from manuscript to bookstore -- the publishing process

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From Kris:

"1. I've been told by a published author that I should try and concentrate on getting a few articles published before trying to contact an agent/publisher about the manuscript that I've completed. Would you give the same advice to an unpublished author?"

Yes, though if your ms. is fiction you'd be better off getting short stories published than articles. It's a lot harder, though; the short story markets are very few. Any publication, and especially multiple publications, will help convince an editor that you're a pro, you can be worked with, you're in it for a longer haul than a one-book wonder. I had a few short stories published before my agent submitted my first novel, and my first editor says it helped his thinking to know that.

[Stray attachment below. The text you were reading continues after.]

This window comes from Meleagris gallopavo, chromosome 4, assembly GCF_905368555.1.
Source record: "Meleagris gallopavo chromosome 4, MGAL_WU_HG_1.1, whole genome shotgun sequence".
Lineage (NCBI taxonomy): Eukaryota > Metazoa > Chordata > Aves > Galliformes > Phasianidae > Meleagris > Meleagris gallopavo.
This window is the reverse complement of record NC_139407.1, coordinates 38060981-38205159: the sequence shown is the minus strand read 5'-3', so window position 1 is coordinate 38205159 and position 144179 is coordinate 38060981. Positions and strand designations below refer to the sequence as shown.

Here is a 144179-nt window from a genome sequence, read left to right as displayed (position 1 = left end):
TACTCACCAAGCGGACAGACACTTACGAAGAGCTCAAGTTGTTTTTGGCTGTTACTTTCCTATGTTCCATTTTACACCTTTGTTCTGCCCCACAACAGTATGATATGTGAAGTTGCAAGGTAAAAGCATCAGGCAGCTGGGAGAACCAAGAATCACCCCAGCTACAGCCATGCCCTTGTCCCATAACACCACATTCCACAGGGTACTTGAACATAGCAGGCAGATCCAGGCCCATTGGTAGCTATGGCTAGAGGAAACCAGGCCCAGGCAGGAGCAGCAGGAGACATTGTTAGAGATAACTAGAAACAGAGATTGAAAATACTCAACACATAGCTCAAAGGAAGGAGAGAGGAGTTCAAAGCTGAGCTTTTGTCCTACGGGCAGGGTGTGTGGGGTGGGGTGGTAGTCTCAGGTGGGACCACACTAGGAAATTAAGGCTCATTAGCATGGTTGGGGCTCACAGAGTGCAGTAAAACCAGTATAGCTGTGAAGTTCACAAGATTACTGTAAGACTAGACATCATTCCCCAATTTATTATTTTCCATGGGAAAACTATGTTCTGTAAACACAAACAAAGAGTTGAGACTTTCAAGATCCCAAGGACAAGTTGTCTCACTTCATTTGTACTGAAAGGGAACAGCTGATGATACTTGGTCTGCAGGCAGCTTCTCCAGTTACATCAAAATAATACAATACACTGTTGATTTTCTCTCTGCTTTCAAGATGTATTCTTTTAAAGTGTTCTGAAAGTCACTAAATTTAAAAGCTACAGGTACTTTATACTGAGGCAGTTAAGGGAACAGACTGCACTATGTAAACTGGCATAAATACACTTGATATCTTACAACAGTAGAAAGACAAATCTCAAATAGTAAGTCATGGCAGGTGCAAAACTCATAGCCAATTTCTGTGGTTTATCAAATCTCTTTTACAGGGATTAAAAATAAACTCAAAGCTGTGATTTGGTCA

"2. Do you have others read your completed manuscripts, or do you just turn them into your editor?"

I'm in a writing group that meets every other week. I write a lot faster than that, so I get group input only on the first half of each book; but that's where I need it, to firmly set the groove. Once a book is done I send it first to my agent, who's a terrific editor. Many agents aren't good editors, and it's not really their job, but mine's good and I always take his input seriously and revise areas that didn't work for him. He then sends the revised ms. to my editor.

"3. How many times do you edit a manuscript before turning it in to your editor?"

About ten thousand. I edit yesterday's work at the beginning of each day, and I constantly go back as I go on, especially in the first 1/4 or so of the book as the voice and mood are getting established. I print the whole thing out and sit and read and edit maybe a dozen times as I'm going along, to see about things like coherence and rhythm. So by the time a ms. is finished, it's been edited, re-edited, and re-re-edited.

Hope that helps.

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